View Mobile Site

River research: A fisherman’s homework

Text Size: Small Large Medium
POSTED December 22, 2010 3:16 a.m.
My fishing buddy from this summer, Steve the cook, is up before the sun.

That’s not saying too much because the sun rises at 8:18 in Klawock, Alaska (it sets at 3:20). It’s supposed to snow today until the temperature hits the high of 36, then it will melt into sleet, turning the ground snow into slush.

When the sun sets it will freeze, locking tire treads and footprints into position until sunrise. Driving is miserable, and the trip to the river for steelhead intensely uncomfortable; but when the rumor is that someone pulled out a 15-pounder it’s worth it.

No one I’ve talked to knows exactly who caught it, but in a town of 750 someone is bound to find out pretty soon.

What Steve is up to sounded much more interesting than my last week, though I did find three marabou steelhead jigs and four salmon spinners while cleaning the gear room.

The Christmas tree is now decorated and I built a frame for a photo of a trout I caught on a homemade franks fly this summer, but if I couldn’t wade into the small but efficient Klawock River in search of steelies, I wanted nothing more than to troop around the spot on the Lower Stanislaus I usually nymph some trout.

However, the river is closed.

For those not heading into the Delta for bass and striper, November river closures bring a slow if not a complete stop to the moving water season, so the temptation is to spend a ton of money on gear because there is little else to do.

Lake fishing is fun, but to fly fishermen craving currents, drifts, runs and pools, river closures for salmon spawning feels like standing in the corner of the playground in timeout.

That’s when the lives of others begin to sound so much more interesting.

So I pulled out some maps and did some working rather than wishing. I looked up and down Highway 49 from the Merced to the American River for pull outs, spots, private land and public access.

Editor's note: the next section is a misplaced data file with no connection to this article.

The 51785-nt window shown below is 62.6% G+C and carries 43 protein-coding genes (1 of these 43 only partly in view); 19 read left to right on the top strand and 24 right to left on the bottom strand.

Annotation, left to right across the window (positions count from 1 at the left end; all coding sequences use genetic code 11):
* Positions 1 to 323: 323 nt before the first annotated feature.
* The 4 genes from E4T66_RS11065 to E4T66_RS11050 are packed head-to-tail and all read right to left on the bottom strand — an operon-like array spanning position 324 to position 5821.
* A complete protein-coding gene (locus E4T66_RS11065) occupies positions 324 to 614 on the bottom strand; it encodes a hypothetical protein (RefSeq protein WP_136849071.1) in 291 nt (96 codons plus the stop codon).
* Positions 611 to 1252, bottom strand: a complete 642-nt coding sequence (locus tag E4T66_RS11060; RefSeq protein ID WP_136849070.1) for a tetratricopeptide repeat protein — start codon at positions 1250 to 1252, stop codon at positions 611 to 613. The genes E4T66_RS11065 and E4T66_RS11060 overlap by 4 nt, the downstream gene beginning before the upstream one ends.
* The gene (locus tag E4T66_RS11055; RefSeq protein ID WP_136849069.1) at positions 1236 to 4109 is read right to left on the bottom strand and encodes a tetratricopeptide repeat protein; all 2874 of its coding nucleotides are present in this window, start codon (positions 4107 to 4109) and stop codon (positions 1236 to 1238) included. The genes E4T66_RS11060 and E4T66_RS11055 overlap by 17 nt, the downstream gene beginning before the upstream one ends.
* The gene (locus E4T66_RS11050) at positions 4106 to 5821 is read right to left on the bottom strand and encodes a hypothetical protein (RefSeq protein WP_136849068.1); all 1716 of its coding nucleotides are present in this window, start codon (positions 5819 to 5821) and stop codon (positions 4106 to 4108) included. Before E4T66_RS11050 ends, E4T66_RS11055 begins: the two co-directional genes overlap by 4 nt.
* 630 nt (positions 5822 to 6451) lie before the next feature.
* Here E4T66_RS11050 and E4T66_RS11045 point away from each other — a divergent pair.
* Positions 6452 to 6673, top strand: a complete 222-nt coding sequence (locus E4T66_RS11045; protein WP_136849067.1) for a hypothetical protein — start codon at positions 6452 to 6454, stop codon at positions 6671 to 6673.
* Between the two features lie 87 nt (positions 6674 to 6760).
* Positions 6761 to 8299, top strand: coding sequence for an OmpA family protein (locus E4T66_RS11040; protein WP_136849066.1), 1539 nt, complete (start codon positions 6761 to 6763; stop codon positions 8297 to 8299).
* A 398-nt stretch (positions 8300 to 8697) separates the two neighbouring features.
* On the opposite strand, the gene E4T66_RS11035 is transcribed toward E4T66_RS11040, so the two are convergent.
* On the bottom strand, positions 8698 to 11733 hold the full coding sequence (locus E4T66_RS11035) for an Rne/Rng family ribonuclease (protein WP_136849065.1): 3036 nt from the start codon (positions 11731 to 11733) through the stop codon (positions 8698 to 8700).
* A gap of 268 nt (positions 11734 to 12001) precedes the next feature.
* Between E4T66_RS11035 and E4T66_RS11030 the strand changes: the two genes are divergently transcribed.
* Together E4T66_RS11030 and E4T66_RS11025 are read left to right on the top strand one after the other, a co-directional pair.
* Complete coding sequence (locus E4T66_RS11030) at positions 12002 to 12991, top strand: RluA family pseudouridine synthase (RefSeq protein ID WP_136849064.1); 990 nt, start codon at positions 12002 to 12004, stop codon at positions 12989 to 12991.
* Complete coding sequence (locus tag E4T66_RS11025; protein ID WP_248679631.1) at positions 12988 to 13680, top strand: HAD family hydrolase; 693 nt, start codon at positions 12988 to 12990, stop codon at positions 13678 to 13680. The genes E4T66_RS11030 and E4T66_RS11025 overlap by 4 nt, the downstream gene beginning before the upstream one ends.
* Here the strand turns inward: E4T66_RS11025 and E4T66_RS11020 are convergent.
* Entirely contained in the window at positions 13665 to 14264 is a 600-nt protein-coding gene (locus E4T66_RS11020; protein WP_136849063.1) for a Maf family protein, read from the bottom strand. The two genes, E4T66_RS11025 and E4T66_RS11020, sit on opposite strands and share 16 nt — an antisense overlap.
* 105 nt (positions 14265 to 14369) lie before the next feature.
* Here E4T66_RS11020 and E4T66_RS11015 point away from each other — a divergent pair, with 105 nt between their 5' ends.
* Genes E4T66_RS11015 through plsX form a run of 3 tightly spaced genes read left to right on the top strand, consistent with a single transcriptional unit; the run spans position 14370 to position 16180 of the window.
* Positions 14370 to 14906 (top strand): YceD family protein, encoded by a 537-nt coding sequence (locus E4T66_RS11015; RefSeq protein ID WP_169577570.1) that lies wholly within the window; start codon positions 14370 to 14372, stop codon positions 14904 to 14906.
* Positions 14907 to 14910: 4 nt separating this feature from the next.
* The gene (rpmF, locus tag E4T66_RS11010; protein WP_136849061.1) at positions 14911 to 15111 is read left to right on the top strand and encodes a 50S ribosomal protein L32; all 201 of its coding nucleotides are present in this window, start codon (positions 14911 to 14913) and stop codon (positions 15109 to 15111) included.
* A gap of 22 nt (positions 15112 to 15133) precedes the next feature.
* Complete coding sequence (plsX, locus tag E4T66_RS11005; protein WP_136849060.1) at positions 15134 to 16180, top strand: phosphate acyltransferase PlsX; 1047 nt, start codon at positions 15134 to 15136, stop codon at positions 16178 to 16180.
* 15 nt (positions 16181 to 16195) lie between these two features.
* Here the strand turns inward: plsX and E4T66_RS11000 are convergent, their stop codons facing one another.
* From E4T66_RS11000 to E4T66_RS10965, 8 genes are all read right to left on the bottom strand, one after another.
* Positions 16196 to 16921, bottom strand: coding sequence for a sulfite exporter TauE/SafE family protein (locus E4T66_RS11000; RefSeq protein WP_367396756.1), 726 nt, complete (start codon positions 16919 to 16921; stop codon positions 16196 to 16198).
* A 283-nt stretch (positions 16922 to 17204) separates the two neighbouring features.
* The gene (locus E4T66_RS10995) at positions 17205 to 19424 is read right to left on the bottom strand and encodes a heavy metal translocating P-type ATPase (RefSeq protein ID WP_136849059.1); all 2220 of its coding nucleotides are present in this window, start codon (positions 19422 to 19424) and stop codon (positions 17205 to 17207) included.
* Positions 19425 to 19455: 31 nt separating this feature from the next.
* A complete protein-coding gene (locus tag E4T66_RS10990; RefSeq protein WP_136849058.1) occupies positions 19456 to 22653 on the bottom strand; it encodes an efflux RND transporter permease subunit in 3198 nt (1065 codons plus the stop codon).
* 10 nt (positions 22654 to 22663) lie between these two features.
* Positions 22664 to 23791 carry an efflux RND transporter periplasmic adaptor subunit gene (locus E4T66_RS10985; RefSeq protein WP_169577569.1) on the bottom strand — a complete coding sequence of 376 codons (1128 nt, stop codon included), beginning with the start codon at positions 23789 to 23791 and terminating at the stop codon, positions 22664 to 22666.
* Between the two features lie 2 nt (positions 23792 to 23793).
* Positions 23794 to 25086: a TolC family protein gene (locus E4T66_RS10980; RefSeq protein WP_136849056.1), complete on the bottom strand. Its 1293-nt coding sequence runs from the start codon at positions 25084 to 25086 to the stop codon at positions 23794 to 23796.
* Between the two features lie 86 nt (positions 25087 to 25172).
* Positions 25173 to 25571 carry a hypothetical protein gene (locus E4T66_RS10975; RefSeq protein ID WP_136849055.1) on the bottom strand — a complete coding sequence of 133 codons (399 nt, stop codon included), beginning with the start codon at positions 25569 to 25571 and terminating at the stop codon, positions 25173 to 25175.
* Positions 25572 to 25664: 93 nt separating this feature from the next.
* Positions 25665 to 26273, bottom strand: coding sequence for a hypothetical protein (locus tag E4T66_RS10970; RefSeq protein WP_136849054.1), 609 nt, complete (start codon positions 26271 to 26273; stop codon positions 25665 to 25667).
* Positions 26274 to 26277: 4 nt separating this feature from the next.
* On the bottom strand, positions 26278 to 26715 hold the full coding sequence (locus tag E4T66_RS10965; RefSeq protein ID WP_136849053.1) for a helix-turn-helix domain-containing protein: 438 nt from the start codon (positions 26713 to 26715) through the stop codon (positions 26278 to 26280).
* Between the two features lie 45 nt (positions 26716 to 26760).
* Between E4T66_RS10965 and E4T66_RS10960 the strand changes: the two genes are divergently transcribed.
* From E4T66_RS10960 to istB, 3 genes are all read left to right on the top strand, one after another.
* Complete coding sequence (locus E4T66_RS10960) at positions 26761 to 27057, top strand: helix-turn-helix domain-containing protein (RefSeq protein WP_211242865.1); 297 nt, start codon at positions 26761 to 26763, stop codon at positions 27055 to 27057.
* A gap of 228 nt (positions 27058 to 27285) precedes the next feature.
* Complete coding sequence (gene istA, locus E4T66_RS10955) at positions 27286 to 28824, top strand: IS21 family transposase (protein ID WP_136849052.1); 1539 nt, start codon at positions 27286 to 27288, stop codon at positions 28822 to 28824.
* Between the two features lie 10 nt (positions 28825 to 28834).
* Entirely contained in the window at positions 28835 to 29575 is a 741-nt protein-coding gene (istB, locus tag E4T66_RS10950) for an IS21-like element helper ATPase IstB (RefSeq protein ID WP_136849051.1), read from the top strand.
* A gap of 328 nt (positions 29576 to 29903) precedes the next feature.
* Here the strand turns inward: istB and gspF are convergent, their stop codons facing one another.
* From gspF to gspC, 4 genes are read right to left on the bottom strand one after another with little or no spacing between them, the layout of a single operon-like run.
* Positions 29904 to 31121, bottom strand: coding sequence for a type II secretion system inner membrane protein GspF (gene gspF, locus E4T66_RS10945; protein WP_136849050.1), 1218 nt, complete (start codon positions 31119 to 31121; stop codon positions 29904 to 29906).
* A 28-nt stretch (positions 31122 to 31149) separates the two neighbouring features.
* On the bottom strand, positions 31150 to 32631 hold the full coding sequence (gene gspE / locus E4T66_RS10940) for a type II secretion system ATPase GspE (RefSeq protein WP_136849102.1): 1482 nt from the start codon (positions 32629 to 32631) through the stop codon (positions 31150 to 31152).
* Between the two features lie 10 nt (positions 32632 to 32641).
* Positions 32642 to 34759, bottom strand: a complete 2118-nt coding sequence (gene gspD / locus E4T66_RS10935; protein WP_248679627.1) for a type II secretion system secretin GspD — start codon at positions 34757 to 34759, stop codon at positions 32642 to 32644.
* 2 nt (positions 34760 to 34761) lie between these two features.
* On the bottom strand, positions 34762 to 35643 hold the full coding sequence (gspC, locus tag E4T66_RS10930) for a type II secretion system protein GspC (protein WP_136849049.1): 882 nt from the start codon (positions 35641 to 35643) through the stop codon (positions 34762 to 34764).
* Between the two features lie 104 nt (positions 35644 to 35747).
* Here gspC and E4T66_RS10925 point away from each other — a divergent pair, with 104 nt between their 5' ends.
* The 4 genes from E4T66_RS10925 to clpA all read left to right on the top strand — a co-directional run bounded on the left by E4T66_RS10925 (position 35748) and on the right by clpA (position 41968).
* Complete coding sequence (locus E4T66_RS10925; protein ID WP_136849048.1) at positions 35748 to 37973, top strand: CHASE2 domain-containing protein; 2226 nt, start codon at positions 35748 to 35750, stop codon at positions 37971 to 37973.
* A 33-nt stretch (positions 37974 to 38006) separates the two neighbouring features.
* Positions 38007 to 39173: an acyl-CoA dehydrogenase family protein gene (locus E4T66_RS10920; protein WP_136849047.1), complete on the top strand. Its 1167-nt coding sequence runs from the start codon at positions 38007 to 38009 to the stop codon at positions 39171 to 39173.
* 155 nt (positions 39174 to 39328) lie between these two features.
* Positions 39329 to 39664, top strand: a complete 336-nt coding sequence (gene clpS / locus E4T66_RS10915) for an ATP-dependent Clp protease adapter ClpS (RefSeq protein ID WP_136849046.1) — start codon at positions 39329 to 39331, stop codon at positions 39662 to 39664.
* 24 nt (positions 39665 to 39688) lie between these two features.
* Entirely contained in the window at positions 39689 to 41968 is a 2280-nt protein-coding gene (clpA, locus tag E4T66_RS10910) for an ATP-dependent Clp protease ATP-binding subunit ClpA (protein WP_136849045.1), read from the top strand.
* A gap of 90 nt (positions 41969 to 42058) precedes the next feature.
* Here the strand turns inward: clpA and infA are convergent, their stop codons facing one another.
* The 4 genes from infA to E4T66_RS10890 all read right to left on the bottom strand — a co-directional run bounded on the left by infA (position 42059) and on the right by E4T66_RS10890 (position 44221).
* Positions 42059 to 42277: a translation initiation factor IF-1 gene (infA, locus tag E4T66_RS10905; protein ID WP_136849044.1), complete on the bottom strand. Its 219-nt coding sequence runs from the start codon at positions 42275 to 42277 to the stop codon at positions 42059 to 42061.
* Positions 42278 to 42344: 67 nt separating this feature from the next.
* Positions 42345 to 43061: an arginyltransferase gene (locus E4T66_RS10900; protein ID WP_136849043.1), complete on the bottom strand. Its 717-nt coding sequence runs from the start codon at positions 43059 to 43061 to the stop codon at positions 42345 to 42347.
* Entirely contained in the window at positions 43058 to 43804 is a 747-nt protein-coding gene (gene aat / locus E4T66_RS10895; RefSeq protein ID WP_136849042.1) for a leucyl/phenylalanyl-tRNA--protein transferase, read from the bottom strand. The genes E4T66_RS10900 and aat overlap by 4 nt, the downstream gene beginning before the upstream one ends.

I poured over back issues of magazines, newspapers and blogs about winter fishing and stuffed everything plus day trip and camping routes into my California fishing binder. I planned out fees, mileage, food, tackle and river flows, because blind scouting or learning on the fly can lead to tough fishing. It’s better to call an audible when at a planned spot than be caught completely unprepared.

Sure, it’s nice to have a special spot that pays off, but few things feel better than putting yourself in front of new water and figuring it out. I want my fishing world to be big, even if I have little desire to leave North America.

Some people are creatures of habit and fish the same sections, which is fine, but a spot is only a section of the river, and one section on one river is but a speck when compared to the water flowing to California’s Delta. That’s a lot of missing out.

So I kept looking and plotting.

I even scrapped four years of dust off highlighter-traced maps from a road trip to Montana a few springs ago. For no other reason than to input more river data to my stockpile, I traced flows on both sides of the Continental Divide.

 I found Lund, Nev.; Lund, Idaho, then wondered if Horse Lake, Hungry Horse Dam and Lost Horse Mountain are all referring to the same beast. I’d read that biography.

It was not nearly as satisfying of drifting Montana Specials through tail waters, but there is no need to try and live vicariously.

If anything, I felt more excited about my future exploits in the coming year than Steve’s. That’s the way it should be.

To contact Jeff Lund, e-mail
Commenting is not available.

Commenting not available.

Please wait ...